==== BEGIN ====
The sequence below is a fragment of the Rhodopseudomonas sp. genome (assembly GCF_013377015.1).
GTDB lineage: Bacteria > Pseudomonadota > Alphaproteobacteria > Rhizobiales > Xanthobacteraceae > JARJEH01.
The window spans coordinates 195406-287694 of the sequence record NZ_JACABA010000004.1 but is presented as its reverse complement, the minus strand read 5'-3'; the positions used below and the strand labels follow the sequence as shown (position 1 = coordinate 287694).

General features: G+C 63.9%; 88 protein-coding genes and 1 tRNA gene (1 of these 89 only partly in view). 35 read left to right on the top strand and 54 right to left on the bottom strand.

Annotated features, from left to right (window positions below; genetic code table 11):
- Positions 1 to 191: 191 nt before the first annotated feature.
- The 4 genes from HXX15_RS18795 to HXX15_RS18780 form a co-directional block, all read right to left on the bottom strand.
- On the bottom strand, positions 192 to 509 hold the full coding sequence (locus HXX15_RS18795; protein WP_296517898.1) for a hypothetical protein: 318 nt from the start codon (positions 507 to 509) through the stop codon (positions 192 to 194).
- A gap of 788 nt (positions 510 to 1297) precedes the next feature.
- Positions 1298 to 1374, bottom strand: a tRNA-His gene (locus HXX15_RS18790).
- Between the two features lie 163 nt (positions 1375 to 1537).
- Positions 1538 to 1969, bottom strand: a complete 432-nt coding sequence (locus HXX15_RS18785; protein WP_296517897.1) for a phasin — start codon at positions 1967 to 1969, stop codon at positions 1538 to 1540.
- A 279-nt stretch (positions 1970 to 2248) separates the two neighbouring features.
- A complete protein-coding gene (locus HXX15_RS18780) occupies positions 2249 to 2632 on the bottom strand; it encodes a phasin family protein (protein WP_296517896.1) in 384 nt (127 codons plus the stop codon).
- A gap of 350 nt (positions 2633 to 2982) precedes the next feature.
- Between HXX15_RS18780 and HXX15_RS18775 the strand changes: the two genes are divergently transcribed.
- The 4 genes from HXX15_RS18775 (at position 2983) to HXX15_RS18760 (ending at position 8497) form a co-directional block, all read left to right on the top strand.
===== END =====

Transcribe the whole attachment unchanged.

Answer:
The sequence below is a fragment of the Rhodopseudomonas sp. genome (assembly GCF_013377015.1).
GTDB lineage: Bacteria > Pseudomonadota > Alphaproteobacteria > Rhizobiales > Xanthobacteraceae > JARJEH01.
The window spans coordinates 195406-287694 of the sequence record NZ_JACABA010000004.1 but is presented as its reverse complement, the minus strand read 5'-3'; the positions used below and the strand labels follow the sequence as shown (position 1 = coordinate 287694).

General features: G+C 63.9%; 88 protein-coding genes and 1 tRNA gene (1 of these 89 only partly in view). 35 read left to right on the top strand and 54 right to left on the bottom strand.

Annotated features, from left to right (window positions below; genetic code table 11):
- Positions 1 to 191: 191 nt before the first annotated feature.
- The 4 genes from HXX15_RS18795 to HXX15_RS18780 form a co-directional block, all read right to left on the bottom strand.
- On the bottom strand, positions 192 to 509 hold the full coding sequence (locus HXX15_RS18795; protein WP_296517898.1) for a hypothetical protein: 318 nt from the start codon (positions 507 to 509) through the stop codon (positions 192 to 194).
- A gap of 788 nt (positions 510 to 1297) precedes the next feature.
- Positions 1298 to 1374, bottom strand: a tRNA-His gene (locus HXX15_RS18790).
- Between the two features lie 163 nt (positions 1375 to 1537).
- Positions 1538 to 1969, bottom strand: a complete 432-nt coding sequence (locus HXX15_RS18785; protein WP_296517897.1) for a phasin — start codon at positions 1967 to 1969, stop codon at positions 1538 to 1540.
- A 279-nt stretch (positions 1970 to 2248) separates the two neighbouring features.
- A complete protein-coding gene (locus HXX15_RS18780) occupies positions 2249 to 2632 on the bottom strand; it encodes a phasin family protein (protein WP_296517896.1) in 384 nt (127 codons plus the stop codon).
- A gap of 350 nt (positions 2633 to 2982) precedes the next feature.
- Between HXX15_RS18780 and HXX15_RS18775 the strand changes: the two genes are divergently transcribed.
- The 4 genes from HXX15_RS18775 (at position 2983) to HXX15_RS18760 (ending at position 8497) form a co-directional block, all read left to right on the top strand.